The Johnson Group recently completed an asymmetric synthesis of the squalene synthesis inhibitor zaragozic acid C. The synthesis featured an interesting controlled oligomerization cascade to establish much of the stereochemically and functionally complex core. More broadly, the work asks if the lessons of polymer synthesis can be applied in the realm of natural product synthesis through the application of tailor-made reagents with the appropriate trigger. This work was highlighted in Science and Chemical and Engineering News.
Research in the Pielak Group focuses on In-cell NMR, a new method which allows us to obtain high-resolution NMR data from proteins in living cells. Much of this work involves quantifying the effects of macromolecular crowding on protein chemistry. Additionally, we study the oxidative aggregation of the key protein involved in Parkinson's disease, &alpha-synuclein.
Margaret Radack, an undergraduate chemistry major in the You Group, has been selected to receive the Gertrude Elion Undergraduate Scholarship Award by the North Carolina section of the American Chemical Society. The award is in memory of Gertrude B. Elion, 1988 Nobel Laureate in Medicine, and honors her interest in fostering the research careers of students, and particularly women.
Margaret, who will begin her senior year this fall, is currently doing her summer research program in the You Group, focusing on the development of new strategies to increase the light absorption width of conjugated polymers. Such polymers can more effectively harvest the solar spectrum, with a great potential to increase the current of these polymers based solar cells. Congratulations, Maggie!
Work entirely designed, implemented, and interpreted by UNC undergraduates has been published in Biochemistry and is highlighted on the journal web page. Many viruses encode their genetic information in RNA molecules and these RNAs can have complex structures that are essential for efficient replication. The all-undergraduate team developed a model for the genome of the satellite tobacco mosaic virus, which is roughly the "hydrogen atom" of RNA viruses.
The UNC undergraduates discovered that the RNA genome has a complex higher-order structure with three domains, each of which corresponds to an essential viral function. This work is likely to broadly inform our understanding of the role of genome structure in the infectivity and pathogenesis of many RNA viruses, including those that infect humans.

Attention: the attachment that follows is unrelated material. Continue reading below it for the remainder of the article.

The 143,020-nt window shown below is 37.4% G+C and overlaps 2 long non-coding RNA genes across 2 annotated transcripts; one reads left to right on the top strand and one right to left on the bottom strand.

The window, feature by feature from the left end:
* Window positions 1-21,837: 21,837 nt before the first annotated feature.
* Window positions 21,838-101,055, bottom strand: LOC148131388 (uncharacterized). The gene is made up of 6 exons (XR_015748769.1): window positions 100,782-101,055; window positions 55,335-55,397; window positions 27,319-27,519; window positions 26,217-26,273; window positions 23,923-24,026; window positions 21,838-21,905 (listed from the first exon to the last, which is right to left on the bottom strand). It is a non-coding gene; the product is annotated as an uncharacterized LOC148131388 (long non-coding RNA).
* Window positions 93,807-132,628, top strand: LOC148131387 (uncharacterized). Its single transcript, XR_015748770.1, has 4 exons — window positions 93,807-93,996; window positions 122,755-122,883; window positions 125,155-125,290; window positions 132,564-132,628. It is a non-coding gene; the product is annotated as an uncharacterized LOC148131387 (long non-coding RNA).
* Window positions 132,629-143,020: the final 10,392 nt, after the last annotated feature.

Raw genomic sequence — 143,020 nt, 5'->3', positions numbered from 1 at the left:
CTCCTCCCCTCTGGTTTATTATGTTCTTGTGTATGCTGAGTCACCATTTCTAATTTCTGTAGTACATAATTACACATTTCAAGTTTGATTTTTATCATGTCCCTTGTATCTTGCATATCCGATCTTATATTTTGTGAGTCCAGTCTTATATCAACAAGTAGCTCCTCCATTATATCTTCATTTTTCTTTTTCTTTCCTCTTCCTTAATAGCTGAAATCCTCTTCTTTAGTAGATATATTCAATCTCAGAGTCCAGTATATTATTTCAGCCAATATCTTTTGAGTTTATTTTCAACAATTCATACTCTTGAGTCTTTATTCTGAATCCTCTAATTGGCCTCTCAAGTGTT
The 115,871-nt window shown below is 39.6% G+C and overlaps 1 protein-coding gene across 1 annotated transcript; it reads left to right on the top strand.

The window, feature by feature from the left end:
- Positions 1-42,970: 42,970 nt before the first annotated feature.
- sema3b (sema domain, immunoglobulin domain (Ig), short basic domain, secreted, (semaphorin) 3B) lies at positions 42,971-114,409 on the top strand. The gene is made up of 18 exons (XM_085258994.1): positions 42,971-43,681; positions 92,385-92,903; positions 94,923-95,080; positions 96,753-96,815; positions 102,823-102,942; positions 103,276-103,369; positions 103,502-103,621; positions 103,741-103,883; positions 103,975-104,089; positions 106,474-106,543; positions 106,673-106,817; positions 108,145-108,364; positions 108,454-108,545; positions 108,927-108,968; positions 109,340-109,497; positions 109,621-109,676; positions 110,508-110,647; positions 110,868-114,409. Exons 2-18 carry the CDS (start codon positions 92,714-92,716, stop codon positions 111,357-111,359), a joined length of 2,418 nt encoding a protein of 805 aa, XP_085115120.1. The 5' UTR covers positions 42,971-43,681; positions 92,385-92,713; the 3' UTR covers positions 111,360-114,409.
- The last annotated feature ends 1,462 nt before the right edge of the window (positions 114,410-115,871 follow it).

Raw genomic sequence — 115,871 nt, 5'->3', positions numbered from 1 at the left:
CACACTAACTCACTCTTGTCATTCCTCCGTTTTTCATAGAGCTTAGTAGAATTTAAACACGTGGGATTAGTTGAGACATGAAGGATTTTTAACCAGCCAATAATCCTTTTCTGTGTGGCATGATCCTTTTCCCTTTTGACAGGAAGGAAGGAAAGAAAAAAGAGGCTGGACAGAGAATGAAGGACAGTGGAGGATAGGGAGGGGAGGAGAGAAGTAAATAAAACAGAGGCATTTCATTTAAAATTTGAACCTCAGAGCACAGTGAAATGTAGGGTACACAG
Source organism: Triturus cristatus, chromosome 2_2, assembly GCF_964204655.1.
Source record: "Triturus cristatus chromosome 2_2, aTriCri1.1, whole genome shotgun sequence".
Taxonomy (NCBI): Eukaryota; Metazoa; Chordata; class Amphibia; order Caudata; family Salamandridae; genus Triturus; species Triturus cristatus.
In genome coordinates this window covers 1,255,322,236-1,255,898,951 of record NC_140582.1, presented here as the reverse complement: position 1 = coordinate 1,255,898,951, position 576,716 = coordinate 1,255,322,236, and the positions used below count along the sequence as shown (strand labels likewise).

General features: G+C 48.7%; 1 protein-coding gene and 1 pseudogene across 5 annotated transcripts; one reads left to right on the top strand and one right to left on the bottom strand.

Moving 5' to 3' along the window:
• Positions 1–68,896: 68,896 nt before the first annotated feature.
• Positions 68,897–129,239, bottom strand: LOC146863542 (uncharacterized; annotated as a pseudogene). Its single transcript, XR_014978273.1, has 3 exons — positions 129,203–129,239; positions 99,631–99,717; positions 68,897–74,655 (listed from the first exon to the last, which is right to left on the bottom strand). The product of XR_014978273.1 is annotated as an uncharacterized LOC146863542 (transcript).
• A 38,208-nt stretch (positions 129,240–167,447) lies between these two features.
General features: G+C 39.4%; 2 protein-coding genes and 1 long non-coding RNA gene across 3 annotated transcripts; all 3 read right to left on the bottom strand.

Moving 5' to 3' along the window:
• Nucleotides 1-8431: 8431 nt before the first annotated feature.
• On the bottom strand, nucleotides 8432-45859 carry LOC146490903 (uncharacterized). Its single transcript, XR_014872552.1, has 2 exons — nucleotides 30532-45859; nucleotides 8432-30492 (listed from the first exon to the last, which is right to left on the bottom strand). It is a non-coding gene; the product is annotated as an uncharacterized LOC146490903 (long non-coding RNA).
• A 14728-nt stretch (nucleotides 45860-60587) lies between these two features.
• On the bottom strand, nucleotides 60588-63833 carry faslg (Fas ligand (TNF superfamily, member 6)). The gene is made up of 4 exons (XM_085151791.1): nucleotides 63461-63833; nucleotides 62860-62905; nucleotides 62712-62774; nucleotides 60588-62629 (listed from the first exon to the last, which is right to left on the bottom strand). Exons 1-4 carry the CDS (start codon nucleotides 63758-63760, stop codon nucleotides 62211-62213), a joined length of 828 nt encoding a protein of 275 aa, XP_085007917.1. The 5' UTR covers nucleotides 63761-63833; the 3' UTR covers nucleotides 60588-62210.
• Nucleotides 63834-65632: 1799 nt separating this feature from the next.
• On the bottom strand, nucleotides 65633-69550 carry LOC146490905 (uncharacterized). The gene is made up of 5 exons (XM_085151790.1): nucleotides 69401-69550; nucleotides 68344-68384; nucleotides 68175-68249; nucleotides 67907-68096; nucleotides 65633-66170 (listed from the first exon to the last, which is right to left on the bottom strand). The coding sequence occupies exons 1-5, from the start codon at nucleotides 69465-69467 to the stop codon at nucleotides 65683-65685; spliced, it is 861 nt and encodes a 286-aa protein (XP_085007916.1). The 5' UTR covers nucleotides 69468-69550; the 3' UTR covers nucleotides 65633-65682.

The work was carried out as part of the UNC Undergraduate Transcriptome Project, an NSF-funded program developed in the Weeks Laboratory, designed to help undergraduates explore their potential for independent creativity, to fuel their passion for science, and to be a model for engaging undergraduates in a research university.
The UNC Office of Technology Development has selected Carolina Chemistry Professor Maurice Brookhart as this year's recipient of their Inventor of the Year Award. This award recognizes not only Dr. Brookhart's numerous inventions and patents, but also his commitment to the university's mission of encouraging innovation and disseminating knowledge.
The award will be formally presented at the OTD's yearly Celebration of Inventorship. This year's event will be held May 2nd at Top of the Hill's Great Room facility, starting at 5:30pm. As part of the event, Dr. Brookhart has agreed to give a brief talk about his experiences as a Carolina inventor.
Undergraduate proficiency exams will be given on
Monday, August 19, 2013
Follow this link for more information about the exam, beginning at 08:30 am in Venable/Murray Hall G202.
Published in Macromolecules, Jason Rochette in the Ashby Group describes how the synthesis of a library of poly(ester urethane)s (PEUs) containing pendant photoresponsive moieties afforded through the incorporation of one of two novel bifunctional monomers resulted in degradable materials with a range of tunable thermal and mechanical properties.
Examination of these materials under physiological conditions displayed tunable degradation with rates faster than PCL-based materials, and initial biocompatibility studies exhibited negligible cytotoxicity for HeLa cells based on results of ATP assay. The ability to tune thermal properties also allowed specific polymer compositions to boast transition temperatures within a range of applicable temperature for thermal shape memory.
Catalytic transformations of C1 feedstocks are a key foundation of the chemical industry. Formic acid is a C1 species that is especially difficult to convert to more valuable products. Formic acid is also readily produced from renewable resources such as CO2 or biomass. New transformations of formic acid are therefore needed to promote development of renewable C1 chemistry; conversion to methanol would represent a renewable route to a major commodity chemical and high energy density fuel. In 1911, Sabatier and Mailhe reported that some dimethoxymethane was produced upon thermolysis of formic acid over thorium oxide, thereby providing indirect evidence of methanol production. Given the great interest in the facile interconversion of various C1 chemicals, it is remarkable that one hundred years have passed without further reports on this matter.
A team of investigators, including the Miller Group, has set out to uncover new routes to methanol as part of the NSF Center for Enabling New Technologies Through Catalysis (CENTC). Published in Angewandte Chemie, that team now reports that a molecular iridium species catalyzes the disproportionation of formic acid to methanol, water, and CO2. This study represents the first well-defined example of such a reaction mode of formic acid. Methanol is produced under mild, aqueous conditions, without the use of any organic solvents or hydrogen gas.